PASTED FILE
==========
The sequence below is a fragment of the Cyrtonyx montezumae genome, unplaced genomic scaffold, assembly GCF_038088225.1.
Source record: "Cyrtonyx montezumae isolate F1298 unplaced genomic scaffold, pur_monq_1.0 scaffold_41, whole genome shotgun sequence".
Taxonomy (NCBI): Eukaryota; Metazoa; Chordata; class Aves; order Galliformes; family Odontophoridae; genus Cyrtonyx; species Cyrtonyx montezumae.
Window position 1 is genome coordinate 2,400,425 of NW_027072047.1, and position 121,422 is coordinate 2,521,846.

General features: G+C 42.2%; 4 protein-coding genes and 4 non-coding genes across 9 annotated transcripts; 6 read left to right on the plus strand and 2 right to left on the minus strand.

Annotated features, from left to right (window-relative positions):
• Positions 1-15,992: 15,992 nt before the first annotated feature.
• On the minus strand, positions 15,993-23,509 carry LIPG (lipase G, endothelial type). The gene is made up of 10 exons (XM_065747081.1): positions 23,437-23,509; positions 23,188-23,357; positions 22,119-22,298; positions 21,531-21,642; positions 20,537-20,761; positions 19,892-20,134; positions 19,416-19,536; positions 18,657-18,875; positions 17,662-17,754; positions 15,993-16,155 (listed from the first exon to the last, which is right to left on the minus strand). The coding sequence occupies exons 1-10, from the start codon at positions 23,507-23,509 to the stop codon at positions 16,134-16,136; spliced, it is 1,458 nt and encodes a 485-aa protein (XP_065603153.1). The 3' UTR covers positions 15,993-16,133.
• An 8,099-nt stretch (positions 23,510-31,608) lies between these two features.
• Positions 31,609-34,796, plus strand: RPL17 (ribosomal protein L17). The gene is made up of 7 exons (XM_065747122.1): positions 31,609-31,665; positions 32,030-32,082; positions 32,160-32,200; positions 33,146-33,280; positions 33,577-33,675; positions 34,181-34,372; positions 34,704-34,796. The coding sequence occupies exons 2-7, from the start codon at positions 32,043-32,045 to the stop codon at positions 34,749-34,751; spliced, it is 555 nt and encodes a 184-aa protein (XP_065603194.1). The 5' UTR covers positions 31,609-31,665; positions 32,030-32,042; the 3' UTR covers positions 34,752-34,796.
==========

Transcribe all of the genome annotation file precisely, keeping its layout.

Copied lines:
The sequence below is a fragment of the Cyrtonyx montezumae genome, unplaced genomic scaffold, assembly GCF_038088225.1.
Source record: "Cyrtonyx montezumae isolate F1298 unplaced genomic scaffold, pur_monq_1.0 scaffold_41, whole genome shotgun sequence".
Taxonomy (NCBI): Eukaryota; Metazoa; Chordata; class Aves; order Galliformes; family Odontophoridae; genus Cyrtonyx; species Cyrtonyx montezumae.
Window position 1 is genome coordinate 2,400,425 of NW_027072047.1, and position 121,422 is coordinate 2,521,846.

General features: G+C 42.2%; 4 protein-coding genes and 4 non-coding genes across 9 annotated transcripts; 6 read left to right on the plus strand and 2 right to left on the minus strand.

Annotated features, from left to right (window-relative positions):
• Positions 1-15,992: 15,992 nt before the first annotated feature.
• On the minus strand, positions 15,993-23,509 carry LIPG (lipase G, endothelial type). The gene is made up of 10 exons (XM_065747081.1): positions 23,437-23,509; positions 23,188-23,357; positions 22,119-22,298; positions 21,531-21,642; positions 20,537-20,761; positions 19,892-20,134; positions 19,416-19,536; positions 18,657-18,875; positions 17,662-17,754; positions 15,993-16,155 (listed from the first exon to the last, which is right to left on the minus strand). The coding sequence occupies exons 1-10, from the start codon at positions 23,507-23,509 to the stop codon at positions 16,134-16,136; spliced, it is 1,458 nt and encodes a 485-aa protein (XP_065603153.1). The 3' UTR covers positions 15,993-16,133.
• An 8,099-nt stretch (positions 23,510-31,608) lies between these two features.
• Positions 31,609-34,796, plus strand: RPL17 (ribosomal protein L17). The gene is made up of 7 exons (XM_065747122.1): positions 31,609-31,665; positions 32,030-32,082; positions 32,160-32,200; positions 33,146-33,280; positions 33,577-33,675; positions 34,181-34,372; positions 34,704-34,796. The coding sequence occupies exons 2-7, from the start codon at positions 32,043-32,045 to the stop codon at positions 34,749-34,751; spliced, it is 555 nt and encodes a 184-aa protein (XP_065603194.1). The 5' UTR covers positions 31,609-31,665; positions 32,030-32,042; the 3' UTR covers positions 34,752-34,796.